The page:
This morning, I locked my keys in my car.
This afternoon, my wife placed her keys on her car seat.
I said, “Don’t do that. You might lock your keys in your car.”
She said, “My keys won’t let that happen. They’re intelligent.”
After I downloaded divorce papers, I had to wonder: How do we know when AI is smarter than us? There are too many ways to measure intelligence. By my wife’s standard, her keys are smarter than me, because they can remember where they are. By my standard, I’m smarter than her keys, because I can throw them into the bushes.
“Who’s smart now?” I asked the keys.
Ah, but my wife still thinks her keys are smarter, because she can press a button and — voila! — her keys call for help. Ah, but I still think I am smarter, because I can throw the keys onto the roof and —voila! — fuck you, smart-ass keys.
Intelligence can’t be reduced to an IQ number. There are many different kinds of intelligences. Sometimes it’s not an entity’s actions that make it intelligent, but the actions the entity causes other intelligences to make.
Richard Dawkins, in The Extended Phenotype, describes the phenomenon where a gene in one body can manipulate a brain inside another organism, as in a male cricket who stridulates his wings and compels the female to approach him, which is sweet; or a rabies parasite that compels the raccoon to bite you, which is not so sweet. In the female cricket’s instance, it may be genetically beneficial for her to discriminate the best male musicians. In the raccoon’s case, it’s most definitely not genetically beneficial for him to pass the rabies virus to you.
Is a rabies virus more intelligent than a raccoon? It depends on how you measure intelligence.
For instance, my wife put me on a nookie boycott until I climbed onto the roof and retrieved her keys. I held out for seventeen hours (a record) then got the ladder out of the garage, hoping for some make-up sex. But as I manfully handed her the keys, I realized the keys had returned themselves to her purse by being more useful than a husband’s penis. The keys were manipulating me.
Suppose my wife meets a pair of keys that regularly informs her of its feelings, doubles as a dildo, remembers to put the seat back down?
Now I’m starting to panic. Consider the exponential rate of change in information technology. What will next year’s smart-keys be capable of? Suppose my wife meets a pair of keys that regularly informs her of its feelings, doubles as a dildo, remembers to put the seat back down, and makes more money than a writer? (I expect AI will achieve these milestones in reverse order.) What if it can last longer than three minutes and twenty-five seconds (another record)? Christ, what if it’s a good listener? This is where I start to vandalize my own appliances. Suddenly the smug techno-progressive insouciance with which I planned to entertain you is faltering.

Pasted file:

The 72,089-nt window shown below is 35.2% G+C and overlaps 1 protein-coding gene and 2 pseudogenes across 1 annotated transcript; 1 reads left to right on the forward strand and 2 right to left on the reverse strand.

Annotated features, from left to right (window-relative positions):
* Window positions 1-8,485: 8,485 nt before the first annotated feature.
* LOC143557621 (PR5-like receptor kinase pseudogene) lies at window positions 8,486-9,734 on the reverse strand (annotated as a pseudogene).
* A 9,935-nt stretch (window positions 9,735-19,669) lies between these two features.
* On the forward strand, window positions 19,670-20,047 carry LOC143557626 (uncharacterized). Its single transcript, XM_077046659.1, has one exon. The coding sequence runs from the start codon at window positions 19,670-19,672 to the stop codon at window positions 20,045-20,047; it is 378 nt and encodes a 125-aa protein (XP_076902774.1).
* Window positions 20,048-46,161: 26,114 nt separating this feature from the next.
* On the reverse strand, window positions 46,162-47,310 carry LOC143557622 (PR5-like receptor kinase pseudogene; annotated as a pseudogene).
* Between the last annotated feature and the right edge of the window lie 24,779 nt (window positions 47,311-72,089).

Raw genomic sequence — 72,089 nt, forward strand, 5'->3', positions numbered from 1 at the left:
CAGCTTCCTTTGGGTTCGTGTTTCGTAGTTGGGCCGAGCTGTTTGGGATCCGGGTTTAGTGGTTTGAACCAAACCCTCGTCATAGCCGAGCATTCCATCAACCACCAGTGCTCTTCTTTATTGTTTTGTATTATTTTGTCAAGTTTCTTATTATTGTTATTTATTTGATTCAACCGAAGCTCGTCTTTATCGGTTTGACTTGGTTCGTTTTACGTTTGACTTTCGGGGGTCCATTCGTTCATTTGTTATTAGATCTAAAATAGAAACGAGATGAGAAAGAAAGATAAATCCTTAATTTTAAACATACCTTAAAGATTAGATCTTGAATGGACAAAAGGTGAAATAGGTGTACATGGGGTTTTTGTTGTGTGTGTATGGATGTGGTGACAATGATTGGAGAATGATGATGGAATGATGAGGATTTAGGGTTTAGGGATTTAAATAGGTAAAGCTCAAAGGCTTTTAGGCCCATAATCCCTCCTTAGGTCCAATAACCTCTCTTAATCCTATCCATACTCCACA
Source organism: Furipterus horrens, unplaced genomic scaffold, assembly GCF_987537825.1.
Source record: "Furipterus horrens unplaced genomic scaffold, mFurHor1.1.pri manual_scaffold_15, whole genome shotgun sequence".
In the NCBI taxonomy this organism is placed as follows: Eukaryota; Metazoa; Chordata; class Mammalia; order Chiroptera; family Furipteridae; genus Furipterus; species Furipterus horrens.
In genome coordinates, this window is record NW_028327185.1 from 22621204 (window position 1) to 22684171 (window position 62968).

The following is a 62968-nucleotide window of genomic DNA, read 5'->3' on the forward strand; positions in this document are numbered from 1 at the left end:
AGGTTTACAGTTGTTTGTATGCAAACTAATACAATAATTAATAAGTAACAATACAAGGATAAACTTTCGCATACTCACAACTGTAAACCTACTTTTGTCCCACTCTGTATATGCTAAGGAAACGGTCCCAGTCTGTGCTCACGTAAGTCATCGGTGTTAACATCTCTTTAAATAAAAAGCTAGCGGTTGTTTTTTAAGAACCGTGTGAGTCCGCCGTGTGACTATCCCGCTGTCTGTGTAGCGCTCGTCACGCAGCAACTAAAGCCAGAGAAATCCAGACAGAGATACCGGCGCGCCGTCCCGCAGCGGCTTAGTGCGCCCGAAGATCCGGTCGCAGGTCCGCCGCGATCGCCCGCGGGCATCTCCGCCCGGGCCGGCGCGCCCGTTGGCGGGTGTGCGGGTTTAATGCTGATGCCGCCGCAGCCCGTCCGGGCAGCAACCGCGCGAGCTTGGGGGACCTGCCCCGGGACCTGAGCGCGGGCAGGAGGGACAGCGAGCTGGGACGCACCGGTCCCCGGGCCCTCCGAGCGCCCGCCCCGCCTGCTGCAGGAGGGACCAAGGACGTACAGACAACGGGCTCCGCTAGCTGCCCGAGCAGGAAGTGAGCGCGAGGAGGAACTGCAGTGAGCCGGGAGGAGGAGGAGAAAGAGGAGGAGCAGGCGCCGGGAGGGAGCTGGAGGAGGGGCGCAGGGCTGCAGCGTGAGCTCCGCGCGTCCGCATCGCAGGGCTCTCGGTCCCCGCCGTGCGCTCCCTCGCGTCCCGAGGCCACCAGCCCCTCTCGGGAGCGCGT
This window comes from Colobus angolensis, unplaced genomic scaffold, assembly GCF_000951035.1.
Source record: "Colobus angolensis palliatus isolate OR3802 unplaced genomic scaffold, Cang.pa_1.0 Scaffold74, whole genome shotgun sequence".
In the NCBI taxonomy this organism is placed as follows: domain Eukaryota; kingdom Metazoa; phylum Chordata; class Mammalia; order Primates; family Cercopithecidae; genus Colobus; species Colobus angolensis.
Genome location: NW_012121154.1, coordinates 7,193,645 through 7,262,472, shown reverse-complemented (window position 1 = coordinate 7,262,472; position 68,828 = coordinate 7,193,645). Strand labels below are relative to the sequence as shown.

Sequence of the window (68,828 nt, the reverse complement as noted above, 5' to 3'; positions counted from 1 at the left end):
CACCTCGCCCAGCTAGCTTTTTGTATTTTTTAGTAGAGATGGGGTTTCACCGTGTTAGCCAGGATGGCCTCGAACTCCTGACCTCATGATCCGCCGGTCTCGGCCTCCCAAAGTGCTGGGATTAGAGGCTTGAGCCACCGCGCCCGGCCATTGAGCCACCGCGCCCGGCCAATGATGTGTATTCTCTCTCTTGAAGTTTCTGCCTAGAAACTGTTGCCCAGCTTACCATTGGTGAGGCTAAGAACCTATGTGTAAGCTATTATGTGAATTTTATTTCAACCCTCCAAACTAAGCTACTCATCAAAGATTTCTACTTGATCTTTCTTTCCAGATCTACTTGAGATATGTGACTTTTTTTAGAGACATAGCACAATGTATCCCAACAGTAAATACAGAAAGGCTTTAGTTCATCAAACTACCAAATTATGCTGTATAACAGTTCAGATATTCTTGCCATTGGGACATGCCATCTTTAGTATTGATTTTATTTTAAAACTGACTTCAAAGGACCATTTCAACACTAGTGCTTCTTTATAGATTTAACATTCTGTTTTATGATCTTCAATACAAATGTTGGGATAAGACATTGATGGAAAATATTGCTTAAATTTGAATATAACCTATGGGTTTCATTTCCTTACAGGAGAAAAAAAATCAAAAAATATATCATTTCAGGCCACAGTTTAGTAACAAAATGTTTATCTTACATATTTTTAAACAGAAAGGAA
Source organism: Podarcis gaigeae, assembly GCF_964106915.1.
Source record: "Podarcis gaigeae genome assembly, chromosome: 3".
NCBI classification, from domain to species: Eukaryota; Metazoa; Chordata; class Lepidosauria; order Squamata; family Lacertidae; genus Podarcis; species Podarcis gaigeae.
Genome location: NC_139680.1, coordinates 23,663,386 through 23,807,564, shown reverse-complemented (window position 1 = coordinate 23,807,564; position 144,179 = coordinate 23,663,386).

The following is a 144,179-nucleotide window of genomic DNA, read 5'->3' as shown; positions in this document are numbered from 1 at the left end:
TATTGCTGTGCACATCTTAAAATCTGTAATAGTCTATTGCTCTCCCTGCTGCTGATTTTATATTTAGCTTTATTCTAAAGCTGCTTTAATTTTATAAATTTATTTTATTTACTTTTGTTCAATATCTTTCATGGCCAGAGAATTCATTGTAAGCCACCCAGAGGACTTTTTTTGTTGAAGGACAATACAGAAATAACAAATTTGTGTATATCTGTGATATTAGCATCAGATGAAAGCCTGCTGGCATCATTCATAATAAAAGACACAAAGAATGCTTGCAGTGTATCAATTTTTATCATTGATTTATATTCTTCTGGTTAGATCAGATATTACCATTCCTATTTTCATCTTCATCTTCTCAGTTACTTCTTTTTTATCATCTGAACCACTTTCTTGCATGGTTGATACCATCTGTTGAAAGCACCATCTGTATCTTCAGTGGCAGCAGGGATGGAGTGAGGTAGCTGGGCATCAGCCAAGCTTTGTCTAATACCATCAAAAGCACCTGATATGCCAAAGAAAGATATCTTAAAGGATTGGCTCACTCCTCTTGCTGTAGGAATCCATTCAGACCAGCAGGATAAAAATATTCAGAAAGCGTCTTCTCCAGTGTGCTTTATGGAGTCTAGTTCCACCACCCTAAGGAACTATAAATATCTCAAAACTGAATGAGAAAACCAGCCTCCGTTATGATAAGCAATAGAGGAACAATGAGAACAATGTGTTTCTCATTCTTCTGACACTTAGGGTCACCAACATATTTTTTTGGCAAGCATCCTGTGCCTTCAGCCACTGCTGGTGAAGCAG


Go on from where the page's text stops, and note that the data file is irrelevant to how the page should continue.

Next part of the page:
For techies, the Singularity is near. For dummies, the Singularity has already surpassed us.
Fuck relinquishment. Attack now. I call for a pre-emptive strike against AI. You’re either with us or against us. We can’t wait for the smoking gun to be a nanobot cloud. This time I’m burying her keys in the back yard.
But here’s how I reassure myself. Sheer computational volume is not the only factor necessary for intelligence.
Whose smarter? You or a rabies virus?
The human brain has more computational power than a microscopic virus. Let’s say it has about a bajillion times more. So let’s freeze AI at some point in the future when it has about a bajillion times more computational power than my brain.
So! Will it be smarter than me? Will it outperform me in winning my wife’s affections?
It will only be smarter than me to the extent that I am smarter than a rabies virus. This reassures me.
I can do all kinds of stuff that a rabies virus can’t do, but the rabies virus doesn’t give a shit. The rabies virus evolved to prosper in ancestral environments like raccoon brains. As Robert Sapolsky points out, a rabies virus knows more about how to manipulate the neurobiological basis for aggression than all the neuroscientists in the world put together. I can do lots of cool shit, but I can’t make a raccoon bite you. Nor can I turn off the raccoon’s ability to experience fear and pain to facilitate biting.
A.I. will also do all kinds of cool stuff I won’t know or care about. I evolved to prosper in a specific ancestral environment. Let’s call that environment: other people. My tribal, pair-bonding brain is exquisitely designed to intuit other emotional states, read faces, predict intentions, and monitor my relationships with other people.
A.I. should be about as good at doing this as all the neuroscientists in the world are at making a raccoon bite you, or all the entomologists and musicians in the world are at seducing a female cricket.
Now when I imagine my romantic rival — a vibrator-enhanced, laundry-folding, foot-massaging pair of car keys — I’m not so intimidated. I bet it won’t be able to make her laugh.
Joe Quirk is a silicon intelligence that has passed the Turing Test in his books It’s Not You. It’s Biology.: The Science of Love, Sex & Relationships and the novel The Ultimate Rush, both national bestsellers. He is currently at work on a book about The Marine Mammal Center.